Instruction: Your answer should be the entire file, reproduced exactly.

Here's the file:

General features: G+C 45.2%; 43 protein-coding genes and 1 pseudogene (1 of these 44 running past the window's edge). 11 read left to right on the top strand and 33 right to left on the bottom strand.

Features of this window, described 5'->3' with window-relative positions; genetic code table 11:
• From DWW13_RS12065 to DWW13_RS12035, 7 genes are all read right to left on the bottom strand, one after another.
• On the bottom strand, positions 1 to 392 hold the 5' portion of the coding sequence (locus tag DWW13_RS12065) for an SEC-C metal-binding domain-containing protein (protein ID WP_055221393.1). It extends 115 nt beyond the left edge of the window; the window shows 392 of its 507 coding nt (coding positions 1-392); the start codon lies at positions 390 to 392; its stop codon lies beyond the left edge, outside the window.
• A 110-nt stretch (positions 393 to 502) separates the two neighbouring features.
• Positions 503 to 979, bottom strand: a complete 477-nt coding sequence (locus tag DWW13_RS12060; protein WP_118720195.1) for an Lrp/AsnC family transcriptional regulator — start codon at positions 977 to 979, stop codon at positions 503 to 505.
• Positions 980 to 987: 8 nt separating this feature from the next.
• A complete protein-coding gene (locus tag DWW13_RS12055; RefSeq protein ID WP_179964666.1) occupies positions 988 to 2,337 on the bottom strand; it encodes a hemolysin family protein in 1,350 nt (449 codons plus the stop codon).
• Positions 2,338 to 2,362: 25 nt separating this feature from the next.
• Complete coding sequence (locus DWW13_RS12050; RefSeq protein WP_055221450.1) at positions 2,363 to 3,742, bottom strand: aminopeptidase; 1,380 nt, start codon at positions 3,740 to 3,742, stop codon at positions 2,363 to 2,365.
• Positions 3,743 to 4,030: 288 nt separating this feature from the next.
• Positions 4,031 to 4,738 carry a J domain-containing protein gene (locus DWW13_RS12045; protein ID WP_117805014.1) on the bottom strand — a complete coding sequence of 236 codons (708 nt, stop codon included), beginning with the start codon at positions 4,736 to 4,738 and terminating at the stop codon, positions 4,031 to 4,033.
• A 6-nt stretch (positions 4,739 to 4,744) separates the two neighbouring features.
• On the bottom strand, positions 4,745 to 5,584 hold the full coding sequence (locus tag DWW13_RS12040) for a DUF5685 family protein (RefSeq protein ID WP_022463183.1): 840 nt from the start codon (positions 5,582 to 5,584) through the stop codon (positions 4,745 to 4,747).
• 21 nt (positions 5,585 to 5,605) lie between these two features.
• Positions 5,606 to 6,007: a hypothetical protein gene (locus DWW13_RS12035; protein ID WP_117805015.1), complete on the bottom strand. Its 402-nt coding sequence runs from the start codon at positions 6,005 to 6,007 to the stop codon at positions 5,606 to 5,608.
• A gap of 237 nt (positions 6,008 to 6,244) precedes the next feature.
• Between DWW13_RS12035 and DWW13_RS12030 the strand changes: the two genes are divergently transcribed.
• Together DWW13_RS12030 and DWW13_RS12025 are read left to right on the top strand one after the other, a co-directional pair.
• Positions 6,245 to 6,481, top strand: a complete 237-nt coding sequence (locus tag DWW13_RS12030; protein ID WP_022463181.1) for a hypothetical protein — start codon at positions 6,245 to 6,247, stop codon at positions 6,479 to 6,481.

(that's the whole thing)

General features: G+C 45.2%; 43 protein-coding genes and 1 pseudogene (1 of these 44 running past the window's edge). 11 read left to right on the top strand and 33 right to left on the bottom strand.

Features of this window, described 5'->3' with window-relative positions; genetic code table 11:
• From DWW13_RS12065 to DWW13_RS12035, 7 genes are all read right to left on the bottom strand, one after another.
• On the bottom strand, positions 1 to 392 hold the 5' portion of the coding sequence (locus tag DWW13_RS12065) for an SEC-C metal-binding domain-containing protein (protein ID WP_055221393.1). It extends 115 nt beyond the left edge of the window; the window shows 392 of its 507 coding nt (coding positions 1-392); the start codon lies at positions 390 to 392; its stop codon lies beyond the left edge, outside the window.
• A 110-nt stretch (positions 393 to 502) separates the two neighbouring features.
• Positions 503 to 979, bottom strand: a complete 477-nt coding sequence (locus tag DWW13_RS12060; protein WP_118720195.1) for an Lrp/AsnC family transcriptional regulator — start codon at positions 977 to 979, stop codon at positions 503 to 505.
• Positions 980 to 987: 8 nt separating this feature from the next.
• A complete protein-coding gene (locus tag DWW13_RS12055; RefSeq protein ID WP_179964666.1) occupies positions 988 to 2,337 on the bottom strand; it encodes a hemolysin family protein in 1,350 nt (449 codons plus the stop codon).
• Positions 2,338 to 2,362: 25 nt separating this feature from the next.
• Complete coding sequence (locus DWW13_RS12050; RefSeq protein WP_055221450.1) at positions 2,363 to 3,742, bottom strand: aminopeptidase; 1,380 nt, start codon at positions 3,740 to 3,742, stop codon at positions 2,363 to 2,365.
• Positions 3,743 to 4,030: 288 nt separating this feature from the next.
• Positions 4,031 to 4,738 carry a J domain-containing protein gene (locus DWW13_RS12045; protein ID WP_117805014.1) on the bottom strand — a complete coding sequence of 236 codons (708 nt, stop codon included), beginning with the start codon at positions 4,736 to 4,738 and terminating at the stop codon, positions 4,031 to 4,033.
• A 6-nt stretch (positions 4,739 to 4,744) separates the two neighbouring features.
• On the bottom strand, positions 4,745 to 5,584 hold the full coding sequence (locus tag DWW13_RS12040) for a DUF5685 family protein (RefSeq protein ID WP_022463183.1): 840 nt from the start codon (positions 5,582 to 5,584) through the stop codon (positions 4,745 to 4,747).
• 21 nt (positions 5,585 to 5,605) lie between these two features.
• Positions 5,606 to 6,007: a hypothetical protein gene (locus DWW13_RS12035; protein ID WP_117805015.1), complete on the bottom strand. Its 402-nt coding sequence runs from the start codon at positions 6,005 to 6,007 to the stop codon at positions 5,606 to 5,608.
• A gap of 237 nt (positions 6,008 to 6,244) precedes the next feature.
• Between DWW13_RS12035 and DWW13_RS12030 the strand changes: the two genes are divergently transcribed.
• Together DWW13_RS12030 and DWW13_RS12025 are read left to right on the top strand one after the other, a co-directional pair.
• Positions 6,245 to 6,481, top strand: a complete 237-nt coding sequence (locus tag DWW13_RS12030; protein ID WP_022463181.1) for a hypothetical protein — start codon at positions 6,245 to 6,247, stop codon at positions 6,479 to 6,481.